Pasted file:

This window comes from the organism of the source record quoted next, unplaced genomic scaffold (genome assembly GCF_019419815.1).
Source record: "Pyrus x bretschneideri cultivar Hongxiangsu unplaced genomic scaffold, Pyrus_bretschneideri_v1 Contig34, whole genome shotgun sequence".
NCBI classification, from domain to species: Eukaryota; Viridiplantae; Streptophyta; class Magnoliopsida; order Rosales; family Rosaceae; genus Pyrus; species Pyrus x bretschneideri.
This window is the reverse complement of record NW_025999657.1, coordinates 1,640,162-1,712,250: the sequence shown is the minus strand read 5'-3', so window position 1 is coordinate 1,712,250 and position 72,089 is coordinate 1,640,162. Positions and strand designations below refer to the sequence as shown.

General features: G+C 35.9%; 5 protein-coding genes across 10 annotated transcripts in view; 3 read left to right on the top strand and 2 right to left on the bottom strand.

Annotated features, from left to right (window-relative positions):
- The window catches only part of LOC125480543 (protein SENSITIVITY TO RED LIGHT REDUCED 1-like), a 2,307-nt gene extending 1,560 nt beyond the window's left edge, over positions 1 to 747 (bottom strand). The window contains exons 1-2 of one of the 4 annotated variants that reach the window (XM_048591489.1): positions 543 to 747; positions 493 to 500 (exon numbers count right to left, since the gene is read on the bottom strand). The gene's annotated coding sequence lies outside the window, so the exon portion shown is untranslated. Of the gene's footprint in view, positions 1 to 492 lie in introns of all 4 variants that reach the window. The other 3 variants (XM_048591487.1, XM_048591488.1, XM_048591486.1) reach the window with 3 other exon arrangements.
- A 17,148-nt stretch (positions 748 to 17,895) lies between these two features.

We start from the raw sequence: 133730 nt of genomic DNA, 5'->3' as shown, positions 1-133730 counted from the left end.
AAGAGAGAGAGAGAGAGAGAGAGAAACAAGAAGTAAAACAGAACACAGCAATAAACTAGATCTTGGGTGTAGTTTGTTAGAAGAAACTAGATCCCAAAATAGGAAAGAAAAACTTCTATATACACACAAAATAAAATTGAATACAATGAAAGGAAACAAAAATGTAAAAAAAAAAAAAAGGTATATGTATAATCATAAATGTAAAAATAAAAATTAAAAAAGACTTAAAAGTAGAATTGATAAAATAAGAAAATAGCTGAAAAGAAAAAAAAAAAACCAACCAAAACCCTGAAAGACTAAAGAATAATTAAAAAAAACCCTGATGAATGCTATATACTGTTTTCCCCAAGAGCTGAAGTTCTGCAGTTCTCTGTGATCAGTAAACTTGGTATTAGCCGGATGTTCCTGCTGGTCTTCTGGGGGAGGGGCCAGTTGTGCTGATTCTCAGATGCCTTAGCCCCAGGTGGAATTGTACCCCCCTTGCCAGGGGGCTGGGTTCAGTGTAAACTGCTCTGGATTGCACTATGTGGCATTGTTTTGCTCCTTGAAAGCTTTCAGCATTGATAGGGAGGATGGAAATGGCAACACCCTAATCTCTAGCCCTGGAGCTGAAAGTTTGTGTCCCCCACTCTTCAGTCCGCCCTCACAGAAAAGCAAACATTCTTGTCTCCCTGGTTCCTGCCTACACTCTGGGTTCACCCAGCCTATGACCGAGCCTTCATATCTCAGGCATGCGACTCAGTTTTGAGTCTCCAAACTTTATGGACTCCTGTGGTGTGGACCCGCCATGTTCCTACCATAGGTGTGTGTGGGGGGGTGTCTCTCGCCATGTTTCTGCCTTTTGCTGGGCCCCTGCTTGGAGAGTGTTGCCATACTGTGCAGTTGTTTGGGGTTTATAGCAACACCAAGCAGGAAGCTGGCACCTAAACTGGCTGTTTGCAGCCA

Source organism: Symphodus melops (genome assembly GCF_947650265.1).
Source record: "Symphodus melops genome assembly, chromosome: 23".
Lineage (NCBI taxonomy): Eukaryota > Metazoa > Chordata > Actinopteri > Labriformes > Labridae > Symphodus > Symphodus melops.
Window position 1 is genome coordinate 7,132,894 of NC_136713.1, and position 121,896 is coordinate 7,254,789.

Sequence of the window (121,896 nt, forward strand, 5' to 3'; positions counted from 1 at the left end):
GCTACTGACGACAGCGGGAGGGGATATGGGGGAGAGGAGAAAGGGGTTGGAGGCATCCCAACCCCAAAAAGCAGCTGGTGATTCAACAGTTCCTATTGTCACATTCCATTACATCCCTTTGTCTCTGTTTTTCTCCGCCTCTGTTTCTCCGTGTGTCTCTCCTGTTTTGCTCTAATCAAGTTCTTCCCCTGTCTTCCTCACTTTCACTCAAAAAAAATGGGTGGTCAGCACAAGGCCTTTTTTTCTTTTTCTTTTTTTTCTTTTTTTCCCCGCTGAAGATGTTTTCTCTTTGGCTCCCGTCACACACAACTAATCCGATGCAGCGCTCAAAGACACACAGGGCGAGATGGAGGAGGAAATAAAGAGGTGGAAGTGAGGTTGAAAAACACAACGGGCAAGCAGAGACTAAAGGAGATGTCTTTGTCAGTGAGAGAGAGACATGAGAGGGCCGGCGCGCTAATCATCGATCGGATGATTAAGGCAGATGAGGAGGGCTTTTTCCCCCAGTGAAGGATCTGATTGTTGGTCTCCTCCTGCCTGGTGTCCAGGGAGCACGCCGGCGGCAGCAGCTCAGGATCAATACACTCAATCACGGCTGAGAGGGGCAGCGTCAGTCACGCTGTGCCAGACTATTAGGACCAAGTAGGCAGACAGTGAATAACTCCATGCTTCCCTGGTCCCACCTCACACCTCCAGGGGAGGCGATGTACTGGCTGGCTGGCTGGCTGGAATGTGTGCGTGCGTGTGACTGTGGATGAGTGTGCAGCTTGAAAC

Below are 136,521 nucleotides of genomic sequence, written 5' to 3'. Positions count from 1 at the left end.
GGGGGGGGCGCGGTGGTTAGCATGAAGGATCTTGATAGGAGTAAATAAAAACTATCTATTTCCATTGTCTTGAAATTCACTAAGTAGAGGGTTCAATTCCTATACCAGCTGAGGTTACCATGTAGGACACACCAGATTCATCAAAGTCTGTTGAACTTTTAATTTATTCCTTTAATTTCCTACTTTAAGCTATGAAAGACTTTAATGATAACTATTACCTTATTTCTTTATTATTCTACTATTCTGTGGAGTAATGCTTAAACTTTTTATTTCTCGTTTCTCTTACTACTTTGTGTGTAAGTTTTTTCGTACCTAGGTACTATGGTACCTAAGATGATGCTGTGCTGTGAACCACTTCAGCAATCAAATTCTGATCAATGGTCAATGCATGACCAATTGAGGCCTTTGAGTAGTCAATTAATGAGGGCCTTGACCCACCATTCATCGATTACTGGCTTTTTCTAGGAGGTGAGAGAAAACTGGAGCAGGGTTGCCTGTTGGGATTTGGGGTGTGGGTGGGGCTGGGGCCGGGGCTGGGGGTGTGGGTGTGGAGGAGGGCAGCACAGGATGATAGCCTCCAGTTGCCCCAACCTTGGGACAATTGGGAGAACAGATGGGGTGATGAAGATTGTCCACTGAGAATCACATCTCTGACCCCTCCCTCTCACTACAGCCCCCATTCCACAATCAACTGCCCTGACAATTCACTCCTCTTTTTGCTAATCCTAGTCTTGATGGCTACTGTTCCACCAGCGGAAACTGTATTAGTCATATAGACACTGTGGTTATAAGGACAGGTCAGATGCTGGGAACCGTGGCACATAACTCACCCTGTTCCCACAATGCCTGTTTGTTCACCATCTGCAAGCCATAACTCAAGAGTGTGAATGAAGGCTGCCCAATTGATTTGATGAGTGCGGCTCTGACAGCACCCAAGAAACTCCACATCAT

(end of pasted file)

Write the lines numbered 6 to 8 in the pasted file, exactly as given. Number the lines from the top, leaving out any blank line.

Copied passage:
Annotated features, from left to right (window-relative positions):
- The window catches only part of LOC125480543 (protein SENSITIVITY TO RED LIGHT REDUCED 1-like), a 2,307-nt gene extending 1,560 nt beyond the window's left edge, over positions 1 to 747 (bottom strand). The window contains exons 1-2 of one of the 4 annotated variants that reach the window (XM_048591489.1): positions 543 to 747; positions 493 to 500 (exon numbers count right to left, since the gene is read on the bottom strand). The gene's annotated coding sequence lies outside the window, so the exon portion shown is untranslated. Of the gene's footprint in view, positions 1 to 492 lie in introns of all 4 variants that reach the window. The other 3 variants (XM_048591487.1, XM_048591488.1, XM_048591486.1) reach the window with 3 other exon arrangements.
- A 17,148-nt stretch (positions 748 to 17,895) lies between these two features.